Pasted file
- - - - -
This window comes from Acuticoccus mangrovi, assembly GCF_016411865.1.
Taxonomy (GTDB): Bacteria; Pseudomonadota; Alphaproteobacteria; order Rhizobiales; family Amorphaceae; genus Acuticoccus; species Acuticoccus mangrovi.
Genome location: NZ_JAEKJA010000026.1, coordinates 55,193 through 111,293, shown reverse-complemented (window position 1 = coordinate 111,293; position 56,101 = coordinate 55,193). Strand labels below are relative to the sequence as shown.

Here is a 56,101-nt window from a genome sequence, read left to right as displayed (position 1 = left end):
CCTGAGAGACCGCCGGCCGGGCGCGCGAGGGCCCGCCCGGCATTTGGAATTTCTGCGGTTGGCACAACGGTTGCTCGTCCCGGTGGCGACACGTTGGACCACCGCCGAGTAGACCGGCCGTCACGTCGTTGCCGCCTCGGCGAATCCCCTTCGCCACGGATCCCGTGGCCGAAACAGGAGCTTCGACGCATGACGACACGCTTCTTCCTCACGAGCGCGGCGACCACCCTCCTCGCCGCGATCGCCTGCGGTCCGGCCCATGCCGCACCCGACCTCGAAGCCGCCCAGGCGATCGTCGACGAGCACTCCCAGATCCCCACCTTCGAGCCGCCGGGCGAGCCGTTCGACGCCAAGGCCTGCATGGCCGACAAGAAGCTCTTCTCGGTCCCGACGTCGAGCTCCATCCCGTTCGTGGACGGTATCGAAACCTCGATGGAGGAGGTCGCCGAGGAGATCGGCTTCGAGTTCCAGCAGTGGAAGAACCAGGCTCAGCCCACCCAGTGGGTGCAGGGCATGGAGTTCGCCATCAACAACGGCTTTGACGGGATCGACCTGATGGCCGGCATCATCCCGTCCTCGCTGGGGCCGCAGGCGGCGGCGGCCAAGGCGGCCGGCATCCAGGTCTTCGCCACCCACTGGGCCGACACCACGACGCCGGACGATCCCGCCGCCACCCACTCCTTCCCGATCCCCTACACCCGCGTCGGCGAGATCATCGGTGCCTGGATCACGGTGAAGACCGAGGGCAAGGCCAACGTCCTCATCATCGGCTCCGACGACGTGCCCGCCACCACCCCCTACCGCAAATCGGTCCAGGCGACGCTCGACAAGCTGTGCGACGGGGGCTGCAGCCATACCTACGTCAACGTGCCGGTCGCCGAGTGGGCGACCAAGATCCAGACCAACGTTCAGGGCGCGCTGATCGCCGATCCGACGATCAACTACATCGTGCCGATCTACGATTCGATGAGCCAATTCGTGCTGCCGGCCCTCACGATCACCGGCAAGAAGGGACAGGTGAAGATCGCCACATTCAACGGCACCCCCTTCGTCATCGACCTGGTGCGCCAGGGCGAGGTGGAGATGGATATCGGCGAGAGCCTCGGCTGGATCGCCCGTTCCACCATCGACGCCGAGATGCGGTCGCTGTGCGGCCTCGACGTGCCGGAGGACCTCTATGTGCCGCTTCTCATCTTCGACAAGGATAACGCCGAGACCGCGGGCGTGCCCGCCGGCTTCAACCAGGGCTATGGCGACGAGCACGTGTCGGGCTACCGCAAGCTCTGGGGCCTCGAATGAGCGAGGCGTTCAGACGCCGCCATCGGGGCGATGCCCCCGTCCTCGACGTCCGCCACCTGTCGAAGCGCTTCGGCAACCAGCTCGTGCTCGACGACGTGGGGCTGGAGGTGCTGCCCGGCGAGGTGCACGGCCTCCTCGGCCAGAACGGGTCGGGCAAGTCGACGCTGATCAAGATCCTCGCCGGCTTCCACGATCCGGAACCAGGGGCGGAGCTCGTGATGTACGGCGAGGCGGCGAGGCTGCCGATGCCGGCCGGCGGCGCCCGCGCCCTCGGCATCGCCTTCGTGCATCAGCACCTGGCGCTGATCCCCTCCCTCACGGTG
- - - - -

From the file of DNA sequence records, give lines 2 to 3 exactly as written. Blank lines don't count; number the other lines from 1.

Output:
Taxonomy (GTDB): Bacteria; Pseudomonadota; Alphaproteobacteria; order Rhizobiales; family Amorphaceae; genus Acuticoccus; species Acuticoccus mangrovi.
Genome location: NZ_JAEKJA010000026.1, coordinates 55,193 through 111,293, shown reverse-complemented (window position 1 = coordinate 111,293; position 56,101 = coordinate 55,193). Strand labels below are relative to the sequence as shown.